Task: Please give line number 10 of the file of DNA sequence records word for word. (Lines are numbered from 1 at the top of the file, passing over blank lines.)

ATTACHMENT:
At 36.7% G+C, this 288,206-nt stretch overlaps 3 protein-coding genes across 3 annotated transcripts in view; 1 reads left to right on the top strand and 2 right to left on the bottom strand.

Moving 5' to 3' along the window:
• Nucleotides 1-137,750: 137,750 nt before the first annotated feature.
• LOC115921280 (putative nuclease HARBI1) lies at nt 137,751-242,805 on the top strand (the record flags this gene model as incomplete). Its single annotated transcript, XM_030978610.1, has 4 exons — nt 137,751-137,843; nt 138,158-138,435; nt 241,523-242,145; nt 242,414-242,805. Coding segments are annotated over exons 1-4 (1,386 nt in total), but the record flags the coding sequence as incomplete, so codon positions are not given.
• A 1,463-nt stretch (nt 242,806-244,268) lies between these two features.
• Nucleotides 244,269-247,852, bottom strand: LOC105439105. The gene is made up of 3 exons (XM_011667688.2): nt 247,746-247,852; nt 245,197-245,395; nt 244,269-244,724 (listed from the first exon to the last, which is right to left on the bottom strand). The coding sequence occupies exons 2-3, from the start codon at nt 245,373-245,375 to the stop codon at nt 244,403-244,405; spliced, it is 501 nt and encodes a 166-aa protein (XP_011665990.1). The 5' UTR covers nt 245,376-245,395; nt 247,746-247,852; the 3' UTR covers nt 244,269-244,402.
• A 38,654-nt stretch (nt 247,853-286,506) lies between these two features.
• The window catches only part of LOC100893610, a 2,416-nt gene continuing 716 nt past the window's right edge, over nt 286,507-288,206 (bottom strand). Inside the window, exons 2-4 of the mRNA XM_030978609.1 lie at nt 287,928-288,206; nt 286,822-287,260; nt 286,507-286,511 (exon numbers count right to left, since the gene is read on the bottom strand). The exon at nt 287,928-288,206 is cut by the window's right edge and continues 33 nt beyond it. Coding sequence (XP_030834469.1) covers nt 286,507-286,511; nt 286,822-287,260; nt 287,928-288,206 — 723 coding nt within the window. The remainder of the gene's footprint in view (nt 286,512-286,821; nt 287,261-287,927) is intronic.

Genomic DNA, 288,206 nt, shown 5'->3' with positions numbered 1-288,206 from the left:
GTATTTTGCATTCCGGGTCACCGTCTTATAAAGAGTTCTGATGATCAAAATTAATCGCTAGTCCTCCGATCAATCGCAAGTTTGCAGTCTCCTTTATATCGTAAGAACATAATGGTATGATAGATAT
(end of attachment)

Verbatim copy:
GTATTTTGCATTCCGGGTCACCGTCTTATAAAGAGTTCTGATGATCAAAATTAATCGCTAGTCCTCCGATCAATCGCAAGTTTGCAGTCTCCTTTATATCGTAAGAACATAATGGTATGATAGATAT